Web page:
ROBERT SIEGEL, Host:
As NPR's Sylvia Poggioli reports, Strauss-Kahn had argued for softening the austerity measures associated with the bailouts of Greece, Ireland and Portugal.
SYLVIA POGGIOLI: Today in Brussels, the European Commission's spokesman Amadeu Altafaj assured there will be continuity of policies despite the absence of the IMF director.
AMADEU ALTAFAJ: (Through translator) This should not impact on the programs for Greece and Ireland or the decisions about Portugal. I have seen alarmist headlines in the press, and I would like to reassure public opinion that decisions, which are underway, will not be affected.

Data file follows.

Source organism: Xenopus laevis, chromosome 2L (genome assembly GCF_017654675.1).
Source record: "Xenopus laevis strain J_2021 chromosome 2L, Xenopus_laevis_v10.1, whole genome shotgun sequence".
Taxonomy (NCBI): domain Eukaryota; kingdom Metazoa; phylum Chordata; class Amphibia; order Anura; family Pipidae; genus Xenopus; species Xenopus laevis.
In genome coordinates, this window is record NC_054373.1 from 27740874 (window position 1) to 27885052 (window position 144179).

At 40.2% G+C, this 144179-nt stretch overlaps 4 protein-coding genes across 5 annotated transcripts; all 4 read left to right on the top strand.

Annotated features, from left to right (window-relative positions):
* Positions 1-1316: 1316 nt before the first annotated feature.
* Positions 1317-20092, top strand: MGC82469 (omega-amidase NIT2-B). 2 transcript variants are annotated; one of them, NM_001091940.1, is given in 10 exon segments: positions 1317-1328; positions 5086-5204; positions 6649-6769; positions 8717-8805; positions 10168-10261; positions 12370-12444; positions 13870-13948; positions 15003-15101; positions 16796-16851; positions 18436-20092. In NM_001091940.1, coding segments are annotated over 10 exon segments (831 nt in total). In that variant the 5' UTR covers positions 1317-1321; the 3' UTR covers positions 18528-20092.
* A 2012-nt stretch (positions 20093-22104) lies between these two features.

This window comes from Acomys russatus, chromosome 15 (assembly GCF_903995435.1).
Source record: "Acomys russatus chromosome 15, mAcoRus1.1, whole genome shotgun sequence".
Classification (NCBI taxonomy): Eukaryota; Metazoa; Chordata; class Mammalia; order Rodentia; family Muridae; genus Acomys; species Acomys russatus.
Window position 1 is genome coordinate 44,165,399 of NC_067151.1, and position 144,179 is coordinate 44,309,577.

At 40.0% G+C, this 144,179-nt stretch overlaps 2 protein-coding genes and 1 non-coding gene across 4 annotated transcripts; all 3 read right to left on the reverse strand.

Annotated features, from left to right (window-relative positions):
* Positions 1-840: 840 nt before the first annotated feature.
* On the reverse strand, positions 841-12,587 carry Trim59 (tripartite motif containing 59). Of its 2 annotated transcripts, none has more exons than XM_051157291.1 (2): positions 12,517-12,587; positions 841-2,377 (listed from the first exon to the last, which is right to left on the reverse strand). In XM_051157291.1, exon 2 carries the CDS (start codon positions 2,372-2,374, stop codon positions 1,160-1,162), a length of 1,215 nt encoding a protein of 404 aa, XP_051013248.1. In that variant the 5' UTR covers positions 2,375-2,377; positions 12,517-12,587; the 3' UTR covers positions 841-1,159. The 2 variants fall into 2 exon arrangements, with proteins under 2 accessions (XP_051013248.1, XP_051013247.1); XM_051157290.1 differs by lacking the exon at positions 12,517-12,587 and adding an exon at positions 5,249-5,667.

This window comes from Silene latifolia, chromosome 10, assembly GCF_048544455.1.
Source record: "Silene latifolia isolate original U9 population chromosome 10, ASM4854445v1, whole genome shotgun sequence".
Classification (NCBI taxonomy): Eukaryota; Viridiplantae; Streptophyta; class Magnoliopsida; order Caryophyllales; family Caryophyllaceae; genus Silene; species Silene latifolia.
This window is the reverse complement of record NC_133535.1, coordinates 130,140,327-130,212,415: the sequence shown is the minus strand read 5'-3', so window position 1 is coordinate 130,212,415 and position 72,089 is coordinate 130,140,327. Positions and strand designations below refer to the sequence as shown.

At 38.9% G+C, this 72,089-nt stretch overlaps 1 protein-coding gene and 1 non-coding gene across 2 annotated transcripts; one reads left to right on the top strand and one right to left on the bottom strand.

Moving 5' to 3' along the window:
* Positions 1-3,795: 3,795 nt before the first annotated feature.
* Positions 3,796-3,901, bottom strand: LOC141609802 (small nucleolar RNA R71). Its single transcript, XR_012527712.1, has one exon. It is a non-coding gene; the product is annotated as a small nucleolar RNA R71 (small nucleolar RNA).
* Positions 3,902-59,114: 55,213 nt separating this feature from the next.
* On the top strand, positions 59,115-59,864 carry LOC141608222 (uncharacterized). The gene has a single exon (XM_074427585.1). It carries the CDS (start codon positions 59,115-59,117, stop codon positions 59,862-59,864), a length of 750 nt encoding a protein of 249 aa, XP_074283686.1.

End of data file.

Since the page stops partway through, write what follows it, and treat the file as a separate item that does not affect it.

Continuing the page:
POGGIOLI: Martin Wolf, chief economics commentator of the Financial Times, said Strauss- Kahn's probable departure as IMF managing director will leave troubled Eurozone economies without a champion.
MARTIN WOLF: Now, in the short-term, it probably won't make much difference. But the role of the IMF as a shaper of the whole programs - it takes an absolutely central role in devising these programs, when ultimately the Eurozone had to bring it in - that's going to go. It's going to be really quite different without him.
POGGIOLI: Sylvia Poggioli, NPR News.
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